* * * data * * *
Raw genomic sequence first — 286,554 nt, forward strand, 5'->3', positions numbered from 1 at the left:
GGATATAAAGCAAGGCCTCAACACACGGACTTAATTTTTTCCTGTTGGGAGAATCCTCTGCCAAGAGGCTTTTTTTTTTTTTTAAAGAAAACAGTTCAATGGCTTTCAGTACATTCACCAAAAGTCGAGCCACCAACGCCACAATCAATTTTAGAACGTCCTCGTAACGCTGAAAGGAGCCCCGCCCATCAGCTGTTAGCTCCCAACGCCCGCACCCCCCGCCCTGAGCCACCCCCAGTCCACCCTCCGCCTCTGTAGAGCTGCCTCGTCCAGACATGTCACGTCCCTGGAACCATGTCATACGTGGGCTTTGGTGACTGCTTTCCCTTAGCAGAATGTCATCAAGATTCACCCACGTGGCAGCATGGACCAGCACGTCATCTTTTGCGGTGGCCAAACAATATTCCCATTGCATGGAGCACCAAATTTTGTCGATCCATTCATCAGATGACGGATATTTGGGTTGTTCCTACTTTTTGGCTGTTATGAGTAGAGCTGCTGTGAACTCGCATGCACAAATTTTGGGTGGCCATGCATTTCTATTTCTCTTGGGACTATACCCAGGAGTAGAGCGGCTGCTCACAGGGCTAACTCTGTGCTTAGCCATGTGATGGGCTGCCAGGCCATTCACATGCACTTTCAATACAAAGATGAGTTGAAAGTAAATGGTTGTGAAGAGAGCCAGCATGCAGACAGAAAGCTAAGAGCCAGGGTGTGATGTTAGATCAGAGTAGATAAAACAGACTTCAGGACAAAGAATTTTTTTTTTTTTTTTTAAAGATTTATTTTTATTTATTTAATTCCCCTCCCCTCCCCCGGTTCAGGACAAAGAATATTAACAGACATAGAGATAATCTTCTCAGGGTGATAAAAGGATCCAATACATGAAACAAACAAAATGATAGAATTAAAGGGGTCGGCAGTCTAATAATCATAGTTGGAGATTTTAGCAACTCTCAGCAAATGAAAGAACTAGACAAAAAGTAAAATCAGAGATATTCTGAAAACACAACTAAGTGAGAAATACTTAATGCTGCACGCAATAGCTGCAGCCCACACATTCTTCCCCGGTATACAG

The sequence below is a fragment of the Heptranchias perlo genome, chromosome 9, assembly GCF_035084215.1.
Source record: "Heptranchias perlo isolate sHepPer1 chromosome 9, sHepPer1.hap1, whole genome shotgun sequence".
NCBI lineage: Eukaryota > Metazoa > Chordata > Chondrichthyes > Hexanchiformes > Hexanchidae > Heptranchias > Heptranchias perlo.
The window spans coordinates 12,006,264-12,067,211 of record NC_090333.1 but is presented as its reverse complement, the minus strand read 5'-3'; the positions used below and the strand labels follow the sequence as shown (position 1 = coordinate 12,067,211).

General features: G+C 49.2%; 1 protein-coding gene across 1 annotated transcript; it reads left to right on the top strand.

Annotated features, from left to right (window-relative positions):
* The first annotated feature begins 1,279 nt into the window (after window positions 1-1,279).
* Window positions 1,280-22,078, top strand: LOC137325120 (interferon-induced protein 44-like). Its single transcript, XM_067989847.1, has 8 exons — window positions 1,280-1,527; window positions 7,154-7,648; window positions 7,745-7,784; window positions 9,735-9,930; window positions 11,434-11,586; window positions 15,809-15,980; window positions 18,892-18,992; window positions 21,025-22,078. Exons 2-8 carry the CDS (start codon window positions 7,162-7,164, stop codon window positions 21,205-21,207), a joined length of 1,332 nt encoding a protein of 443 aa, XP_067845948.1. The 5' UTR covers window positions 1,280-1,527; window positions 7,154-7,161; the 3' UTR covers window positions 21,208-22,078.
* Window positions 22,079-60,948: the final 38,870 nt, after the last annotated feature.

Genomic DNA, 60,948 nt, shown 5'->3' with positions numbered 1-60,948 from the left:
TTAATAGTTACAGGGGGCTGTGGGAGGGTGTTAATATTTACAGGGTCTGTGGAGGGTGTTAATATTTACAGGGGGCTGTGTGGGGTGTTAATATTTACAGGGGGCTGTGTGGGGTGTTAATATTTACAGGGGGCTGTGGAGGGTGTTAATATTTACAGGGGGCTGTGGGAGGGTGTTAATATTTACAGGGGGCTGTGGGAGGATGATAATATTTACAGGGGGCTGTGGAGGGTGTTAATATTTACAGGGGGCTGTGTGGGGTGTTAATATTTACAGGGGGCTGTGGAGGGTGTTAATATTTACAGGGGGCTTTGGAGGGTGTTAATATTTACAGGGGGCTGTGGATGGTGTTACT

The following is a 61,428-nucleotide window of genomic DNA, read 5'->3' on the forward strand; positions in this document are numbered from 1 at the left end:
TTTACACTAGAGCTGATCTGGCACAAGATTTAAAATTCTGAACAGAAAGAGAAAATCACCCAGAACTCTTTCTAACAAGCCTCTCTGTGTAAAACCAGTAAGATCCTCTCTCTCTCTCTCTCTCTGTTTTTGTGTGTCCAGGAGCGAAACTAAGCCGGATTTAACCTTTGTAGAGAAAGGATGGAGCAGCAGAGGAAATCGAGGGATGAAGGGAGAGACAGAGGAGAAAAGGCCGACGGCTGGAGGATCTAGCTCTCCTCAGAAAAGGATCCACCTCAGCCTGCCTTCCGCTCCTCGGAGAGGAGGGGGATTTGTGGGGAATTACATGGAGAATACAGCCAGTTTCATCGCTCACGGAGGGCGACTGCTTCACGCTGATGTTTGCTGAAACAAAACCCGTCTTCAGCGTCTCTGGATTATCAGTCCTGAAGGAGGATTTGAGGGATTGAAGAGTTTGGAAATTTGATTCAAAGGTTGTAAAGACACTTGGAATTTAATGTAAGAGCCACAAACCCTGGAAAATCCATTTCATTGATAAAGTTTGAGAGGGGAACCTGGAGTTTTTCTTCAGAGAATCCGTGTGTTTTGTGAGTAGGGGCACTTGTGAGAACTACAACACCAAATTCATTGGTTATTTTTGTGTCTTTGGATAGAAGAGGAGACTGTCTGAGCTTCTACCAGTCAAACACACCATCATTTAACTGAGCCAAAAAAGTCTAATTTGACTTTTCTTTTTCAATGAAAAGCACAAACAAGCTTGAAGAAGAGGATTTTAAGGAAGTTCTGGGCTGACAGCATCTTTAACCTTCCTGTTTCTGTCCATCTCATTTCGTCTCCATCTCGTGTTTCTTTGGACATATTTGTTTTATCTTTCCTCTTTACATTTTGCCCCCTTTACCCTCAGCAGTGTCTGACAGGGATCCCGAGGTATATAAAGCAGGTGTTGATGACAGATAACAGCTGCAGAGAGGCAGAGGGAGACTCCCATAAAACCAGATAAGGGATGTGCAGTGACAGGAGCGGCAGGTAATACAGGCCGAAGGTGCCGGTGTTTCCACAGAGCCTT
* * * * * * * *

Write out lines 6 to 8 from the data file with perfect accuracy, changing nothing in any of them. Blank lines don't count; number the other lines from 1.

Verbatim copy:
The window spans coordinates 12,006,264-12,067,211 of record NC_090333.1 but is presented as its reverse complement, the minus strand read 5'-3'; the positions used below and the strand labels follow the sequence as shown (position 1 = coordinate 12,067,211).

General features: G+C 49.2%; 1 protein-coding gene across 1 annotated transcript; it reads left to right on the top strand.

Annotated features, from left to right (window-relative positions):